Published Monday, 16 July 2012
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The return to full service on Monday follows weeks of frustration for both business and personal customers, as the bank battled through the huge transactions backlog created when over 100,000 customers in Northern Ireland were left unable to access their accounts.
For those customers unhappy about problems they have experienced, there are steps to take.
In the first instance, people should speak to the Ulster Bank but, if they're still not happy, they should contact the Financial Ombudsman.
The Financial Ombudsman recommends keeping detailed records of any out-of-pocket expenditure - including documentation and receipts - and to present this to your bank branch as evidence of your inconvenience.
We are currently consulting with regulators and consumer groups and will be in a position to communicate further details shortly.
Jim Brown, Ulster Bank
As well as any compensation Ulster Bank might offer later this week, the Financial Ombudsman might also instruct Ulster Bank to compensate customers for "distress and inconvenience".
This is a vague term which can cover lots of things. You could argue you are distressed or inconvenienced if a phone line is busy, or your name is spelt incorrectly on a form, but you are unlikely to get compensation for it.
The Financial Ombudsman mostly awards compensation of less than £300 and in only a small number of exceptional cases, it's more than £1,000. Cases involving what the Ombudsman's Office calls "pain and suffering" are likely to lead to higher compensation.
While Ulster Bank has said its systems are now running as normal, a statement added that the "clean-up" operation continues and a small percentage of outstanding transactions are being processed over the next couple of days.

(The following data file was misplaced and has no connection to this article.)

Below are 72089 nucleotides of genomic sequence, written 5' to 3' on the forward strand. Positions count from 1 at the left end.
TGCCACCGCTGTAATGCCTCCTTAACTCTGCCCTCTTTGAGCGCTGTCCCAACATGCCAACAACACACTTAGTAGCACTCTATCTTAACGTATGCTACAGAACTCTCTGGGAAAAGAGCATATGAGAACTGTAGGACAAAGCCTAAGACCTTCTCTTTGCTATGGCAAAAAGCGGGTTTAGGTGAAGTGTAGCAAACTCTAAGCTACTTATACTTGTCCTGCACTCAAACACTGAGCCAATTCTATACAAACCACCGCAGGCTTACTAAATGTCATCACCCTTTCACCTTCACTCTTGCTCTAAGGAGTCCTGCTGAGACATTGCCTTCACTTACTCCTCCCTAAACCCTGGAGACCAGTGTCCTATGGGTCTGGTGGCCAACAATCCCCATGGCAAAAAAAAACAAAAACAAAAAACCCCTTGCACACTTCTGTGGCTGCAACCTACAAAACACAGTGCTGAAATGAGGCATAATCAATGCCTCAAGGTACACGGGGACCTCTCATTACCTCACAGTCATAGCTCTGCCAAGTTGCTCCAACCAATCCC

"There is no doubt that there will be reconciliations to some customer accounts that also need to take place over the coming days and weeks," the statement said.
"However, for the majority of customers it is now business as usual."
Technical glitches hit the RBS Group on Tuesday 19 June and affected millions of Ulster Bank, RBS and NatWest customers throughout the UK and Ireland.
RBS and NatWest saw access to their accounts restored almost three weeks ago, but Ulster Bank customers had to wait while the lender battled through an "unprecedented" backlog.
Jim Brown, Ulster Bank Chief Executive, said that fees and charges directly under Ulster Bank's control will be reversed automatically and this process has already begun.
"No customer will be out of pocket as a result of this issue," he added.
"We understand that this issue has caused significant and unacceptable disruption and we are introducing a range of measures to recognise the impact it has had on customers' day-to-day banking needs."
Regarding credit ratings, he said: "We know that this is a significant concern for customers and we are working with the credit reference agencies to ensure that no customer's credit rating is affected as a result of this incident."
Ulster Bank telephone: 0800 231 232
Consumer Council NI telephone: 028 9067 2488
Mr Brown once again apologised unreservedly for the banking crisis. Antoinette McKeown, Chief Executive of the Consumer Council, told UTV they will be speaking to Ulster Bank to find out exactly what redress there will be for customers. "Legally, Ulster Bank has got to return people's accounts to where they would have been had this issue never occurred," she said.